How B12 Deficiency Can Worsen Hashimoto’s Symptoms
Hashimoto’s is a widespread autoimmune disorder that affects the thyroid gland, causing it to become inflamed and unable to produce enough hormones. Moreover, in most cases, it causes hypothyroidism due to the destruction of the thyroid gland. It is also the most frequent cause of hypothyroidism in the United States. While the exact cause of Hashimoto’s is unknown, the evidence suggests it be caused by a combination of genetic and environmental factors. One of the environmental factors that can contribute to Hashimoto’s is a vitamin B12 deficiency. Vitamin B12 is an essential nutrient that helps the body produce red blood cells and maintain a healthy nervous system. A deficiency in vitamin B12 can lead to a variety of health problems, including an increased risk of developing Hashimoto’s.
What is Vitamin B12?
Vitamin B12 is a water-soluble vitamin in animal products such as fish, meat, eggs, and dairy. Synthetic Vitamin B12 is also found in some fortified foods, such as breakfast cereals and nutritional yeast. Synthetic Vitamin B12 is inferior to the natural form of Vitamin B12 so you need to be careful when you pick Vitamin B12 as a supplement. Vitamin B12 is needed for the proper development and production of RBCs (red blood cells), which carry oxygen throughout the body. It also helps maintain a healthy nervous system and is necessary for the metabolism of fats and proteins.
How Does a B12 Deficiency Affect Hashimoto’s?
A vitamin B12 deficiency can worsen the symptoms of Hashimoto’s. This is because B12 helps the body produce red blood cells, which are necessary for the proper functioning of the thyroid gland. Without enough red blood cells, the thyroid gland cannot produce enough hormones, leading to an increase in symptoms such as fatigue, weight gain, and depression. In addition, a B12 deficiency can also lead to megaloblastic anemia, where RBCs get too large. Anemia can cause fatigue, shortness of breath, and pale skin.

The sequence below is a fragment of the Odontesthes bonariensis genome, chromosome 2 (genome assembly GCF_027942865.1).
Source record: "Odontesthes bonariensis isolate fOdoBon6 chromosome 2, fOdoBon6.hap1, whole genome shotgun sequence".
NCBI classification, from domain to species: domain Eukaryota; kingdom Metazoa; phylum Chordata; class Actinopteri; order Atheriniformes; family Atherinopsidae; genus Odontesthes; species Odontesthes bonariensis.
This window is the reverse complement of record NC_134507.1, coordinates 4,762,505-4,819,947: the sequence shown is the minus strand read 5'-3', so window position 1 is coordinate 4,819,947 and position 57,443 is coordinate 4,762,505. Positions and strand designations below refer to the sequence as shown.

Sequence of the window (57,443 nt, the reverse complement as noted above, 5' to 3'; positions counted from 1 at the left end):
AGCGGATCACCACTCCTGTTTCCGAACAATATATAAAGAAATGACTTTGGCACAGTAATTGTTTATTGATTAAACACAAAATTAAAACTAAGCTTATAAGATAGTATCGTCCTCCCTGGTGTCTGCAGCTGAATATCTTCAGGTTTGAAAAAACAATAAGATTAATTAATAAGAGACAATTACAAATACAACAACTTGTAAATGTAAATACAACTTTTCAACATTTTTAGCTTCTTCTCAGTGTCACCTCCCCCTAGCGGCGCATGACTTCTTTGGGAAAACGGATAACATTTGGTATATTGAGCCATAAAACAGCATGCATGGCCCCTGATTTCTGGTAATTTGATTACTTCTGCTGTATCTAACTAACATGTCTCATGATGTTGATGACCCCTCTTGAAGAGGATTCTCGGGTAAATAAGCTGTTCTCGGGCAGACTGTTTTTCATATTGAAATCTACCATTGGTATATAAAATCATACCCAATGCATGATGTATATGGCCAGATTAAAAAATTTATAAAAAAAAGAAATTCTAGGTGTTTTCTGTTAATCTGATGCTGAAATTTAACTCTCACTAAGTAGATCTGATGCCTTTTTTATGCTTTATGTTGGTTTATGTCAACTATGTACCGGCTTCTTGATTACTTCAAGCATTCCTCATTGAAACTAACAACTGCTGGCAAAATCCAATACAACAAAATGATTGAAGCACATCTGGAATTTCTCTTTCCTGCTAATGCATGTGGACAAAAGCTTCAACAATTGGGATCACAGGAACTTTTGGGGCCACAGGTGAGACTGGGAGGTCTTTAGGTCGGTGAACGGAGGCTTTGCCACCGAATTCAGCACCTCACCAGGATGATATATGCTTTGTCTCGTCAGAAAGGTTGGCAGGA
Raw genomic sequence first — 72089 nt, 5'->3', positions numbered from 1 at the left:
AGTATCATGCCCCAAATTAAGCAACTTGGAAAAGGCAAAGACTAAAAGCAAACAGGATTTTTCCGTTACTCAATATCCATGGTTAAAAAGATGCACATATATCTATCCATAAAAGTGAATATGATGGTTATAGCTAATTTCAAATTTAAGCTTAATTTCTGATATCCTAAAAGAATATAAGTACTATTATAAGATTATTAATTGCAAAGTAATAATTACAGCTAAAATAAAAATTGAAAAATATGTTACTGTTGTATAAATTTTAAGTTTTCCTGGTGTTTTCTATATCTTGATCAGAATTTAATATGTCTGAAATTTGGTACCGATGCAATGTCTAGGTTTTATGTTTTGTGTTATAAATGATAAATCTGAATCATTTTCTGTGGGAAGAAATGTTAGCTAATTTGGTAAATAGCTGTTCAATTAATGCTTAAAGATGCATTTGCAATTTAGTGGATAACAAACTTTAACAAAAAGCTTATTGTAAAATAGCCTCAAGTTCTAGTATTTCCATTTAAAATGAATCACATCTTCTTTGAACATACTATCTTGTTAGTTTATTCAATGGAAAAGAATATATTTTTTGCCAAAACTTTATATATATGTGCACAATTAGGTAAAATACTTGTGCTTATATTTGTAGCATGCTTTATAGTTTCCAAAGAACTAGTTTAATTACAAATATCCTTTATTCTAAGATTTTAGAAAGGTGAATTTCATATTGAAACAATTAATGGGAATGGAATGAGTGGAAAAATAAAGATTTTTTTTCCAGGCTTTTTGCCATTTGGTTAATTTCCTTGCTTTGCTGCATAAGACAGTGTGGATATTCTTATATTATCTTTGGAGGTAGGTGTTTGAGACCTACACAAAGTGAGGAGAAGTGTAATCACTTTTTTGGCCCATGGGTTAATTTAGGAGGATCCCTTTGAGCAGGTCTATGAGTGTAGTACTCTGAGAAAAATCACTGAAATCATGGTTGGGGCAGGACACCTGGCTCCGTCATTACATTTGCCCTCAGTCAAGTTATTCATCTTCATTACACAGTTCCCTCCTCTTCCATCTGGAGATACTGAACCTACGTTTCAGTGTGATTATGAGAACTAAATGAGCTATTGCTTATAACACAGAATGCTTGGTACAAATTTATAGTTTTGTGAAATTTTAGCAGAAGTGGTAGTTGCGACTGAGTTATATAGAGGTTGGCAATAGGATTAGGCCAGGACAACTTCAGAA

Who is at Risk for B12 Deficiency?
Anyone can be at risk for a B12 deficiency, but certain groups are more likely to be deficient. These include people who are vegan or vegetarian, people with a history of gastric bypass surgery, and people who have certain digestive disorders, such as celiac disease, IBS, SIBO, or Crohn’s or Ulcerative Colitis diseases. In addition, older adults are more likely to be deficient in B12 because they may not absorb it as well as younger people. People who take certain medications, such as proton pump inhibitors or metformin, may also be at risk for a B12 deficiency.
How to Treat a B12 Deficiency
Supplements to treat B12 deficiency
B12 deficiency is usually treated with B12 supplements, which are available over-the-counter in pill or liquid form. Some patients may require injections of B12, which can be administered by a health care provider. Patients with B12 deficiency should also receive dietary advice, to ensure that they are getting enough of the vitamin from their diet. Foods that are rich in B12 include animal products such as meat, poultry, fish, eggs, and dairy products.
The Difference between Synthetic and Methylated Forms of Vitamin B12
Synthetic forms of vitamin B12 are usually found in many processed foods and dietary supplements and are derived from chemical processes. This form of vitamin B12 is also known as cyanocobalamin, and it is readily absorbed by the body. The body must then convert cyanocobalamin into a form that it can use, which is called methylcobalamin. Methylcobalamin is a form of vitamin B12 naturally found in foods like meat, fish, eggs, and dairy products. It is already in a form that the body can readily use and does not need to be converted like the synthetic form does.
The methylated form of vitamin B12 may be preferred as the body does not need to go through different conversion steps to make Vitamin B12 that can be used. In addition, the methylated form of vitamin B12 is thought to be better utilized by the body than the synthetic form. In general, it is recommended that people take a vitamin B12 supplement that contains the methylated form of the vitamin.
Anyone can be at risk for a B12 deficiency, but certain groups are more likely to be deficient. Test – do not guess when it comes to Vitamin B12 deficiency. It is important to know the baseline for Vitamin B12. But even if it is within “normal,” you still may need some supplementation. It all depends on a variety of factors, your symptoms, and several tests that may point to indirect Vitamin B12 deficiency.